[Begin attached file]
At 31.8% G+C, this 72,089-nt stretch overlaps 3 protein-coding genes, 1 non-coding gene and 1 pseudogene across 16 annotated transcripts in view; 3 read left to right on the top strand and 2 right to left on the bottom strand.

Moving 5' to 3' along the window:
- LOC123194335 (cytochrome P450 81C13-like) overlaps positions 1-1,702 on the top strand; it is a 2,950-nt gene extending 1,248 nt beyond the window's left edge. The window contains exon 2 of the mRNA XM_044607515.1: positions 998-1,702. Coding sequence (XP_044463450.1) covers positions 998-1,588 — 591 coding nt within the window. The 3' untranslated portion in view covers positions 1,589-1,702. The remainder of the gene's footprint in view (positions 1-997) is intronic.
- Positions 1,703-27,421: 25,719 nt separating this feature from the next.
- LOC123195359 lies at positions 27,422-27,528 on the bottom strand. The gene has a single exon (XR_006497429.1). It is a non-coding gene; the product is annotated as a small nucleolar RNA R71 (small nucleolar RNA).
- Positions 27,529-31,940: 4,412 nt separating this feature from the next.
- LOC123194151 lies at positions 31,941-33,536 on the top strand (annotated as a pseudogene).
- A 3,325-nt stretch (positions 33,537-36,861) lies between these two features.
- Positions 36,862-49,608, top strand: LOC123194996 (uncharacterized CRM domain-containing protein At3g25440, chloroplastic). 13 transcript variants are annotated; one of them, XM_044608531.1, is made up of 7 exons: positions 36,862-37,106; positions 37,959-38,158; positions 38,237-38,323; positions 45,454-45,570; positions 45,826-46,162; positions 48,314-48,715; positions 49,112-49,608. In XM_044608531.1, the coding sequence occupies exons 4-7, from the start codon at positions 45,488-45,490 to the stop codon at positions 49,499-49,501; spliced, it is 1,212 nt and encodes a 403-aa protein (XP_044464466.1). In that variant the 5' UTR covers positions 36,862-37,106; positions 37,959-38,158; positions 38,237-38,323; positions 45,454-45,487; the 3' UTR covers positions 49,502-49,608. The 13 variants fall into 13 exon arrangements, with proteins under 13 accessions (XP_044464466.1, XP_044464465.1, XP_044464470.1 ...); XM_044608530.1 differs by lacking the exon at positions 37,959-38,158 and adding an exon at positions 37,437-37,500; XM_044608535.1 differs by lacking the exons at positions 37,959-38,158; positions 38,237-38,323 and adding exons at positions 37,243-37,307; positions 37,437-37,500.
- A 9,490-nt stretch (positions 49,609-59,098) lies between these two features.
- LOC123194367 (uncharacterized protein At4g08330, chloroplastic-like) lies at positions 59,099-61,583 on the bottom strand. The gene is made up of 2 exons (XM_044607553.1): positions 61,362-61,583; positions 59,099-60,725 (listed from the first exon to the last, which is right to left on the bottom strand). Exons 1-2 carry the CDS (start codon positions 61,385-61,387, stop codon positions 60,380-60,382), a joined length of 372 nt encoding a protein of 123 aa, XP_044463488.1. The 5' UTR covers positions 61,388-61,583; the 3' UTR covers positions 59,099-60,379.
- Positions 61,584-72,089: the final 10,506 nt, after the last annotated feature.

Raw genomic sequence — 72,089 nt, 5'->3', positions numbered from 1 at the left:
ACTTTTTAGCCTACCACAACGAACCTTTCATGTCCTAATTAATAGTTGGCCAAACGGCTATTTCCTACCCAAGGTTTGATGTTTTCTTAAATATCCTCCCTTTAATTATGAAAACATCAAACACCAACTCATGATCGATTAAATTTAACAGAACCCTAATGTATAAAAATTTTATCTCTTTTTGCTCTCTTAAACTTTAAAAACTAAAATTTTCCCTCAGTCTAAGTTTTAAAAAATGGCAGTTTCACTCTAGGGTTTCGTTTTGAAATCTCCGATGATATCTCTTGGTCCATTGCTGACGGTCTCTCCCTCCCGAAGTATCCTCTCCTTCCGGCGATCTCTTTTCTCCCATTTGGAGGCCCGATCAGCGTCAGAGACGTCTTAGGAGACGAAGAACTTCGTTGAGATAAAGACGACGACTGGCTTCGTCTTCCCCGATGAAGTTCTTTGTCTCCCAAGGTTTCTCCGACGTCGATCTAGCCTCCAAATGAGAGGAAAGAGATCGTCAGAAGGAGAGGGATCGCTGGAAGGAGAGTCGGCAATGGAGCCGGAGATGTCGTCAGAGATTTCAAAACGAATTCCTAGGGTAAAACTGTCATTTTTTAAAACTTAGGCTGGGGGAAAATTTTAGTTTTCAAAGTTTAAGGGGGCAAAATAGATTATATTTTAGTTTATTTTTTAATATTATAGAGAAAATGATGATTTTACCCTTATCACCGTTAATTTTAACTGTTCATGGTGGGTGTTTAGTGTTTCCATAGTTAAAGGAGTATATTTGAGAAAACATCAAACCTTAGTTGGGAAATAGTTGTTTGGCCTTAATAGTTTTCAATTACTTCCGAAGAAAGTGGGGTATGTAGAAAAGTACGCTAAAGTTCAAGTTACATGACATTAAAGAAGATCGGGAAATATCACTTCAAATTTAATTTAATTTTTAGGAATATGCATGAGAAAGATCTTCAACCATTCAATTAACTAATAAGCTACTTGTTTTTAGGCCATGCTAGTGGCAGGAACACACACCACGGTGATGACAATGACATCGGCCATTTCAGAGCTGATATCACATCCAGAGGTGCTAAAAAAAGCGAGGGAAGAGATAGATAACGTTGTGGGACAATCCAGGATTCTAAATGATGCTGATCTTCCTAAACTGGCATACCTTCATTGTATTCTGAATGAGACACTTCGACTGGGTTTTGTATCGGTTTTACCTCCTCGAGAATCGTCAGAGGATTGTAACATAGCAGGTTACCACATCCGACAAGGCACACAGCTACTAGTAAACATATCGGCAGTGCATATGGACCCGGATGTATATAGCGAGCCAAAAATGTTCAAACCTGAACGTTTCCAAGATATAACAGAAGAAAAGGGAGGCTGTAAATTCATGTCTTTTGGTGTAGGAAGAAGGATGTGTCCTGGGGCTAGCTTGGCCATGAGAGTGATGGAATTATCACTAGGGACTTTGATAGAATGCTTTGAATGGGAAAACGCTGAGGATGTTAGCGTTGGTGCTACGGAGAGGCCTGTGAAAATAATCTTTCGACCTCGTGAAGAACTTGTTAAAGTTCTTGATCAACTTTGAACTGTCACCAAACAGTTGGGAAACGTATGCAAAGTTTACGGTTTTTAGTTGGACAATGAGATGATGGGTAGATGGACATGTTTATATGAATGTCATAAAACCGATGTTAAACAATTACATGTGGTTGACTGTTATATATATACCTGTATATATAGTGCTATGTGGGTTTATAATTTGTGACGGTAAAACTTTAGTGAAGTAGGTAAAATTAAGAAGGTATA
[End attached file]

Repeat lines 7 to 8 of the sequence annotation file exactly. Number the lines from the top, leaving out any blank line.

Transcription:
- LOC123194151 lies at positions 31,941-33,536 on the top strand (annotated as a pseudogene).
- A 3,325-nt stretch (positions 33,537-36,861) lies between these two features.